2020 Report

WASH (Water, Sanitation, & Hygiene) Complete Report in Uganda


WF-Aid would like to express its gratitude to the Mohsin & Fauzia
Jaffer Foundation USA for their unwavering support for our
projects and for assisting humanity at large. In this instance, the
Foundation has contributed just shy of USD $21,000 towards our
WASH (water, sanitation and hygiene) initiative in Uganda, as part
of their wider commitment to WF-AID’s Ali Asghar Water Appeal.

The initiative involved the installation of water wells and a repair &
maintenance programme for boreholes across three districts in Eastern
Uganda, where access to clean, safe drinking water was severely limited.
Our ground agency conducted a thorough needs analysis which found that
a lack of adequate infrastructure made access to clean water extremely
difficult in the scouted areas and had forced the local populace to fetch
water from unprotected wells, streams, ponds and still water – which had
been causing several waterborne diseases.

They had also noted the severity of the risks posed to girls who fetch water,
based on the existing gender roles in this part of the developing world
where the burden of responsibility of fetching water is on women and girls.
Furthermore, they had found that the average time consumed for fetching
water is 4-5 hours per trip, with 2-3 trips per day not being uncommon.
Having clean water readily available in a village results in the time
consumed in searching for water being converted to other more
productive activities, especially in the case of girls having more time in
education and in income generating activities. There are also numerous
indirect benefits to a water programme such as this, including the increase
of healthiness amongst the population (due to a reduced chance of
contaminating waterborne diseases) as well as boosting agricultural

The following report will provide an evaluation of the impact of the project
with beneficiary statistics and key information, as well as case studies.

Water Well Installation

One aspect of the project involved digging and installing HDW (hand-dug
wells) in nine villages across the three districts of Bukedea, Kibuku and
Pallisa, in Eastern Uganda. These areas were targeted through the needs
analysis due to inadequate government funding for villages with low
infrastructure levels and their remoteness.

Each well built serves at least 100 different families, totalling 1,280 families
for all nine villages, which the table below summarises:

The cost of digging one well and installing a hand pump was $1,200, with all
nine coming to $10,800. This means that the provision of clean, drinking
water to a family through HDW’s on average came to $8.44!

HDW’s supplement the existing water sources, such as local wells and
boreholes, and are a traditional method of obtaining groundwater in the
developing world. The wells are lined with concrete cylinders to prevent
pollution or disintegration, as well as a drainage channel to prevent waste
water seeping back into the well.

Upon receipt of the funds, the project underwent the following stages:
1. Project initiation meeting with stakeholders and preparation of the work plan.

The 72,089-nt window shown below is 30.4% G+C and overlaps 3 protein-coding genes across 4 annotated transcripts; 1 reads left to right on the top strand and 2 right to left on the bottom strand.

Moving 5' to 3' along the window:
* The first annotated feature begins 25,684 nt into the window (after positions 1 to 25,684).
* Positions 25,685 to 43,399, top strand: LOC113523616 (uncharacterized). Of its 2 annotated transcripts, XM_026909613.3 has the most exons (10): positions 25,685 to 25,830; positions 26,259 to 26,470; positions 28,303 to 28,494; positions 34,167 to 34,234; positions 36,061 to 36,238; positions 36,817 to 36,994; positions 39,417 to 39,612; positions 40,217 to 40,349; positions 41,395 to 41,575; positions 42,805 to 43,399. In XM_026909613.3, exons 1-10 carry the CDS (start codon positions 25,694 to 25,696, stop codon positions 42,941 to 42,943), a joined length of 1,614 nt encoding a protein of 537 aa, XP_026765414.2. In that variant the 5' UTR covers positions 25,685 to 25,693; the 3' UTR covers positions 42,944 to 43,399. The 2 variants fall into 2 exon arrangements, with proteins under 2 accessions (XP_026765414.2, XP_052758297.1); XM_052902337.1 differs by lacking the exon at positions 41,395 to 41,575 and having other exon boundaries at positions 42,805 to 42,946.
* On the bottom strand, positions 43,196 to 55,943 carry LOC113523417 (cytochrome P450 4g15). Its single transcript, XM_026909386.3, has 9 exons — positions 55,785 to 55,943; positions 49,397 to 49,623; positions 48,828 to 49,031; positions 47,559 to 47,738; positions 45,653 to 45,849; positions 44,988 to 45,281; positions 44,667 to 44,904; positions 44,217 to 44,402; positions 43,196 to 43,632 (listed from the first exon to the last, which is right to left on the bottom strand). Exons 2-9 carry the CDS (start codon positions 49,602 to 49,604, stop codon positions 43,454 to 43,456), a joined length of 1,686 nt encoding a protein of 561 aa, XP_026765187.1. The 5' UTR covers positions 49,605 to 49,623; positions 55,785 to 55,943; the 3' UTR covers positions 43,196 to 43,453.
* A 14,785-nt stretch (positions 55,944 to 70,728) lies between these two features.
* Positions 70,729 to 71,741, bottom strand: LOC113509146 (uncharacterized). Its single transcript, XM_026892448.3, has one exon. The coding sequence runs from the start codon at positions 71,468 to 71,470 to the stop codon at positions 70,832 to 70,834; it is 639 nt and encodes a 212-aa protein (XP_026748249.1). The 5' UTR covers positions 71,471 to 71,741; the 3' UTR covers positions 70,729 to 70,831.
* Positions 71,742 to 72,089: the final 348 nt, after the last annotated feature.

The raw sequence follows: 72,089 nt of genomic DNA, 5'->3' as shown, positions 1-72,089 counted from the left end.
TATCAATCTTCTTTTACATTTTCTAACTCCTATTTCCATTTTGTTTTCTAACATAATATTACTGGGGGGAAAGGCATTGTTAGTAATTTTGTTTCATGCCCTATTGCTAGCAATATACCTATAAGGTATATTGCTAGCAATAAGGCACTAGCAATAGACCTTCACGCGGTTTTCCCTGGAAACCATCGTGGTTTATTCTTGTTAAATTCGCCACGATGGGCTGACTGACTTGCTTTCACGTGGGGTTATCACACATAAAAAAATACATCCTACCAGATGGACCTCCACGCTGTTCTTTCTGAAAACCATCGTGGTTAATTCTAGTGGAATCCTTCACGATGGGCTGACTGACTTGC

2. Site visit and inspection of the boreholes to determine the parts to be installed for repair, and assessment of areas to install the HDWs.
3. Selection of vendors and procurement of equipment.
4. Selection of local contractors to implement the project.
5. Implementation.
6. Monitoring, supervision, and training of village health teams on sanitation, usage, and maintenance.
7. Compilation of report.

As noted on point 4, the project involved training water supply caretakers
and village health teams per parish. These trained teams form a steering
committee on water facilities and health-related problems in the local
community. This enhances the sustainability element of the project, which
builds the capacity of village health teams and households in water
maintenance, sanitation and good hygiene practices.

The below table denotes individual beneficiary statistics per HDW:

Construction of a hand-dug well in Aloet village, Bukedea District
Beneficiaries enjoying access to clean water in Namuswala village, Kibuku District

Borehole Repair & Maintenance

The other aspect of this project involved repairing 30 existing boreholes, 10
in each district of Bukedea, Pallisa and Kibuku. These existing boreholes
had become impractical for use due to spoiled parts such as pipes, rods,
valves, pedestals, head assemblies and cylinders – yet had the possibility of
functioning as a new borehole once properly repaired and maintained. This
is the most efficient manner of preserving an existing borehole well, which
has the ability to produce clean water for several years.

The number of beneficiaries per well in each village is between 700-900,
which is further noted on subsequent pages.

A repaired borehole (prior to concrete slabbing) in Matakole village, Pallisa District

Beneficiary Breakdown of the Boreholes

The above illustrates that 25,591 individuals will benefit from the
repaired and ongoing maintenance of the 30 boreholes.

In this manner, the average cost of the repair and maintenance of each
borehole came to $250, with the total cost of all 30 being $7,500. As an
analysis, this means that access to clean water for an individual residing in
one of these villages cost less than $0.30!